def pyfastp(rs: RawSample) -> FiltSample:
    ldir = Path(current_context().working_directory)
    o1p = ldir.joinpath(f"{rs.sample}_1_filt.fq.gz")
    o2p = ldir.joinpath(f"{rs.sample}_2_filt.fq.gz")
    rep = ldir.joinpath(f"{rs.sample}_report.json")
    
    logger.debug(f"Writing filtered reads to {o1p} and {o2p} and report to {rep}")

    cmd = ["fastp", "-i", rs.raw_r1, "-I", rs.raw_r2, "-o", o1p, "-O", o2p, "-j", rep]
    logger.debug(f"Running command: {cmd}")

    subproc_raise(cmd)

    return FiltSample(
        sample=rs.sample,
        filt_r1=FlyteFile(path=str(o1p)),
        filt_r2=FlyteFile(path=str(o2p)),
        report=FlyteFile(path=str(rep)),
    )

There are a couple things to additionally note. First, the resource request in the task decorator bumps up memory for the pod to accommodate Fastp’s larger memory footprint. Second, the call to `subproc_raise` is used instead of a `ShellTask` to call a command-line process while also allowing us to keep things organized by unpacking the inputs and packing up the outputs in a dataclass. We’ll also use a map task to apply parallel processing across any number of samples in the workflow.

Finally, after laying that groundwork and collecting reports from these tools, we can pass them to a report-rendering task that takes advantage of MultiQC. MultiQC is an excellent way to visualize the results of myriad supported tools. After copying the various reports to pod storage, we can run MultiQC with this snippet from the larger Python function:

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@task(container_image=multiqc_image_spec, disable_deck=False)
def render_multiqc(
    fqc: FlyteDirectory, filt_reps: List[FiltSample], sams: List[List[SamFile]]
) -> FlyteFile:
    final_report = ldir.joinpath("multiqc_report.html")
    mqc_cmd = ["multiqc", str(ldir), "-n", str(final_report)]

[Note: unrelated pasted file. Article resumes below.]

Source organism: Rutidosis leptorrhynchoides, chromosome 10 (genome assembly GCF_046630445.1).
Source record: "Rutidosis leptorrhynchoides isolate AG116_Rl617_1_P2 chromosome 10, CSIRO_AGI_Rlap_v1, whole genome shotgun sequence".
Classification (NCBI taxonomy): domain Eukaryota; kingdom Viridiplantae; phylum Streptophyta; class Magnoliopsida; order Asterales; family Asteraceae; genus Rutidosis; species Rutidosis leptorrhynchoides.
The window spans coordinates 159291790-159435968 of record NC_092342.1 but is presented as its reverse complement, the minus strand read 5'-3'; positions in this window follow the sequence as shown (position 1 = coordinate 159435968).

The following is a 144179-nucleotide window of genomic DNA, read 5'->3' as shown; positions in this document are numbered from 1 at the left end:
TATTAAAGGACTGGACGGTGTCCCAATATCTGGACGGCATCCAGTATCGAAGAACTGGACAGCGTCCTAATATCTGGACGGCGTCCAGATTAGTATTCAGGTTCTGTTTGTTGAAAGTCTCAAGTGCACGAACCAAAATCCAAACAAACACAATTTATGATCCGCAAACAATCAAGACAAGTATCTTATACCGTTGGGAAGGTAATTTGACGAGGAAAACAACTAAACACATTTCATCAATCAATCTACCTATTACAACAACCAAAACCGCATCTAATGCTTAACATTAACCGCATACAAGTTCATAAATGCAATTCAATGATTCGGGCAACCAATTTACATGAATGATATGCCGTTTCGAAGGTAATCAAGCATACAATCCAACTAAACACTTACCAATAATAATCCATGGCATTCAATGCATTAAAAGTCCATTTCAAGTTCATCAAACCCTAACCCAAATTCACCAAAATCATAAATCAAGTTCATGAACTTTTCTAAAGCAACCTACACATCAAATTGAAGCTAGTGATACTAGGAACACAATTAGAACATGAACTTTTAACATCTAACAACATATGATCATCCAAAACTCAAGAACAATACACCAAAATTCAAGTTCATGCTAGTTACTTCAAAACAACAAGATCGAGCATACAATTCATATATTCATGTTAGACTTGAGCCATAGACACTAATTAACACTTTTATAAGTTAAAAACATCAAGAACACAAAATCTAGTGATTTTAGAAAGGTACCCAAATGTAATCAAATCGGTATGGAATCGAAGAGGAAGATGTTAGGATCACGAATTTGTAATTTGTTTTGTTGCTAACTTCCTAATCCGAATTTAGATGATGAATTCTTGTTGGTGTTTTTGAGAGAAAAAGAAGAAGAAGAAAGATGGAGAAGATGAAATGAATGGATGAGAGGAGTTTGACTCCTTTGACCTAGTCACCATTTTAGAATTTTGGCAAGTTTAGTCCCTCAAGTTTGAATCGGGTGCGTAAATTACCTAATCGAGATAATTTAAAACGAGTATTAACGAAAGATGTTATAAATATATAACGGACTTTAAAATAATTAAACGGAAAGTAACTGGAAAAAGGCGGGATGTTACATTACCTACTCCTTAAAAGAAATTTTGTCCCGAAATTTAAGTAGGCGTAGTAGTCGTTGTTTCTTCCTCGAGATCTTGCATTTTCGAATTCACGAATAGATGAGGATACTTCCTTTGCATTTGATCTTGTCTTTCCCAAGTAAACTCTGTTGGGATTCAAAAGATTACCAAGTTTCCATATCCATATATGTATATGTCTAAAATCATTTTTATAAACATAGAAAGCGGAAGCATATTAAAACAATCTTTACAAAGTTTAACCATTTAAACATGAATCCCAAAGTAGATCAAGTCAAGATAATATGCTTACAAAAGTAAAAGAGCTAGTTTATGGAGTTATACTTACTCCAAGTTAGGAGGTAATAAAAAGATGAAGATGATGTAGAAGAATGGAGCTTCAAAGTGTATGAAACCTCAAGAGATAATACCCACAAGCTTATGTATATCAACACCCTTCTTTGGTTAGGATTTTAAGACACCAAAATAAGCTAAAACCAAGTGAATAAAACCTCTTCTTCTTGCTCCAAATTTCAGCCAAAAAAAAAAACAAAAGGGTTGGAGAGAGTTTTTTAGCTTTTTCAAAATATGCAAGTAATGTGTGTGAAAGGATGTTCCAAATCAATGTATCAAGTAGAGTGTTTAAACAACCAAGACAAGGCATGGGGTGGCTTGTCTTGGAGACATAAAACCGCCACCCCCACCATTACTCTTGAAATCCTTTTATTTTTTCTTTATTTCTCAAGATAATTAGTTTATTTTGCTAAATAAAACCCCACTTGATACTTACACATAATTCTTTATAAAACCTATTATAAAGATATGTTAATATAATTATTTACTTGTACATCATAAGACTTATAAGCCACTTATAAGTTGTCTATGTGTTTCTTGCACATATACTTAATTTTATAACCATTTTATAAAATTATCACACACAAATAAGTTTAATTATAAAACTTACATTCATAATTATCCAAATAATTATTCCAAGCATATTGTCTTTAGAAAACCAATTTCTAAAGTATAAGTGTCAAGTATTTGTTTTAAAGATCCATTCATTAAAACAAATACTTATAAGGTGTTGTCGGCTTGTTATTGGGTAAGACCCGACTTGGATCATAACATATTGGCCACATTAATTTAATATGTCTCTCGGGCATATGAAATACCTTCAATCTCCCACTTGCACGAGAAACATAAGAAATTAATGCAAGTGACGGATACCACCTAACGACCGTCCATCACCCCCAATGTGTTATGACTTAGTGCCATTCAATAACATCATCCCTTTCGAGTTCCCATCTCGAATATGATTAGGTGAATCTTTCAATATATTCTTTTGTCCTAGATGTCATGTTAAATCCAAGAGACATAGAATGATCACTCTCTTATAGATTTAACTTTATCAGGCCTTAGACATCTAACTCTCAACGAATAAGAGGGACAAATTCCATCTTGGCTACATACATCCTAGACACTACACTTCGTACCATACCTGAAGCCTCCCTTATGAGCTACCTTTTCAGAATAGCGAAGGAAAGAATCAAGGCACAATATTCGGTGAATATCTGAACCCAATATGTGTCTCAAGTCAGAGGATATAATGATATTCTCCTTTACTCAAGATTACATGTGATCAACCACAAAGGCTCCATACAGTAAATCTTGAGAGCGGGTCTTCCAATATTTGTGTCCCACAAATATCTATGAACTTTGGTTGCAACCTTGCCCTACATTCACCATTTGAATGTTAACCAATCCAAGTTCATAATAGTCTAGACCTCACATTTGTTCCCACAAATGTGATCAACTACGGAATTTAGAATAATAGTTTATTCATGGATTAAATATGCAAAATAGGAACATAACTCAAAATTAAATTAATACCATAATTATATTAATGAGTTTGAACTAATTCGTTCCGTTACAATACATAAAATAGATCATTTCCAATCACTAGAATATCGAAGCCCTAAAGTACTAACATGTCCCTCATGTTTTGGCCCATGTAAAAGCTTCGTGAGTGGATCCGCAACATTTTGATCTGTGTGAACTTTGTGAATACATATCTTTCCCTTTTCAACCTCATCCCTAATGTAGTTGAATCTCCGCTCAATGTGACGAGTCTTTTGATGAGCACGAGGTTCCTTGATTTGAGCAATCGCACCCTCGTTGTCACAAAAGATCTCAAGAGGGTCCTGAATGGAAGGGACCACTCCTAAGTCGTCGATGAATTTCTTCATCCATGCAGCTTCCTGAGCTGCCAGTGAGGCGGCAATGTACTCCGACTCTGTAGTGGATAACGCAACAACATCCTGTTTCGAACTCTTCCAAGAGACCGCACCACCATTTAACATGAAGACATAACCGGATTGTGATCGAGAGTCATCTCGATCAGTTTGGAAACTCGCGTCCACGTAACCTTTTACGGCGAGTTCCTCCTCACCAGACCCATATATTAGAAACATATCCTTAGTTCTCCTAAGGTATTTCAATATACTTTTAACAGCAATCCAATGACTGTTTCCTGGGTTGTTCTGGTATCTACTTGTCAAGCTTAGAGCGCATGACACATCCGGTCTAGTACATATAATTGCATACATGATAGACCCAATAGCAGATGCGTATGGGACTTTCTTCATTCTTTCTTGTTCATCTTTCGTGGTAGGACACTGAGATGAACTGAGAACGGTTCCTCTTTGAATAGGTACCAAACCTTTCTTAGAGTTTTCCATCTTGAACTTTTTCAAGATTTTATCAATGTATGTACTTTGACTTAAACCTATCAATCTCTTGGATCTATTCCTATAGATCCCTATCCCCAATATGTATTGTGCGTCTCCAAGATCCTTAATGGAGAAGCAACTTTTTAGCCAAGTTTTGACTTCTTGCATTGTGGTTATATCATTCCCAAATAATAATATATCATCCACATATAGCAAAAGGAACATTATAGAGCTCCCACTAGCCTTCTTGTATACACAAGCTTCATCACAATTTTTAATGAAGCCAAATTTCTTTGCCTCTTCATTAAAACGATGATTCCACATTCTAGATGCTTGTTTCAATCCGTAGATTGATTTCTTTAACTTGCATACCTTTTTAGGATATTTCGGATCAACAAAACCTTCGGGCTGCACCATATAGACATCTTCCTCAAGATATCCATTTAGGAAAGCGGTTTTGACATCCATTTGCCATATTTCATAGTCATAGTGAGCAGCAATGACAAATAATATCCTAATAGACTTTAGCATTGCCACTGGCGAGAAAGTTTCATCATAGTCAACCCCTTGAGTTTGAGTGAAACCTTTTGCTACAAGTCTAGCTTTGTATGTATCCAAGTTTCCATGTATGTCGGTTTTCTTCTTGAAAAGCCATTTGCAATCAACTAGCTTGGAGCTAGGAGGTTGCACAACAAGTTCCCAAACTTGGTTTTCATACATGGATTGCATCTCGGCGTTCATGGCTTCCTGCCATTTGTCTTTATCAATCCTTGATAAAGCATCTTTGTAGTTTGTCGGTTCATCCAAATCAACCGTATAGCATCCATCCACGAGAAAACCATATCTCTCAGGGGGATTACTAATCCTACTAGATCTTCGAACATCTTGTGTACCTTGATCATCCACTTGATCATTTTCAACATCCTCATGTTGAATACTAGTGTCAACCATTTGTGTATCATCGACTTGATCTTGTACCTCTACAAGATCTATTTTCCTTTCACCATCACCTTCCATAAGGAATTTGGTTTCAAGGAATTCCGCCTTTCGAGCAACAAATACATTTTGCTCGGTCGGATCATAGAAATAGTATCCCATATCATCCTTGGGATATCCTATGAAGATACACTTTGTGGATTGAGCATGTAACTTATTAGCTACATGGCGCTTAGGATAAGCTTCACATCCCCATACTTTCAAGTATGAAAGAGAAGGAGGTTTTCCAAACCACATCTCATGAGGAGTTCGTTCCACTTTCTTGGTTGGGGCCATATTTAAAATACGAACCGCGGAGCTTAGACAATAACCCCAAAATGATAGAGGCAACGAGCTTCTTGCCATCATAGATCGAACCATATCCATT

logger.debug(f"Generating MultiQC report at {final_report} with command: {mqc_cmd}")
    subproc_raise(mqc_cmd)

    with open(final_report, "r") as f:
        report_html = f.read()

    current_context().default_deck.append(report_html)
    return FlyteFile(path=str(final_report))

Calling and approving this task in the workflow itself happens on one line:

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approve_filter = approve(
    render_multiqc(fqc=fqc_dir, filt_reps=filtered_samples, sams=[]),
    "filter-approval",
    timeout=timedelta(hours=2),
)

Here we’ve imported `approve` from Flytekit and passed it to the function to pause for approval of the report. If the timeout is exceeded, the workflow will fail. 

The `render_multiqc` task is also defined with `disable_deck=False` in the decorator to render the Flyte Deck. We’ve then appended the raw HTML to the default deck. Decks — a powerful visualization tool built straight into the Flyte console — also appear in the Streamlit app below. 

With this one line, the workflow will compile and render the report, while pausing execution until an external actor manually verifies that everything looks good. Scientists can quickly inspect and approve these reports to get a bird’s eye view of the sequencing run, and highlight any issues before alignment starts. Once the pipeline is allowed to proceed with verifiably good data, it generates indices and aligns reads to compare performance with two different aligners. Finally, it generates a complete report containing the alignment statistics and saves it for future reference. To see a more complete breakdown of the downstream steps, please refer to the full alignment tutorial.

Creating a Streamlit app

The genomic alignments workflow is entirely manageable through the Streamlit UI. This means users can approve the workflow directly from Streamlit instead of interacting separately with Union.

Flyte remote has been employed to trigger executions and retrieve execution data programmatically. You can access the Streamlit app code here.

External Flyte inputs

The approval workflow isn't the only way to provide external inputs to Flyte. You can also use `sleep()` and `wait_for_input()` to pause executions and supply external inputs to the executions, respectively. All these constructs enable human feedback within the pipeline. Find documentation on implementing these features here: https://docs.flyte.org/projects/cookbook/en/latest/auto_examples/advanced_composition/waiting_for_external_inputs.html

In summary, Flyte's HITL feature is designed to cater to scenarios where a workflow execution needs to pause for a specified duration or until it receives external inputs unrelated to workflow execution. Thanks to Flyte's multi-tenancy support, multiple users can execute HITL pipelines concurrently, so numerous workloads can run simultaneously without disruptions. Because HITL is integral and native to Flyte, the entire process of building, executing and maintaining the pipelines becomes significantly more efficient.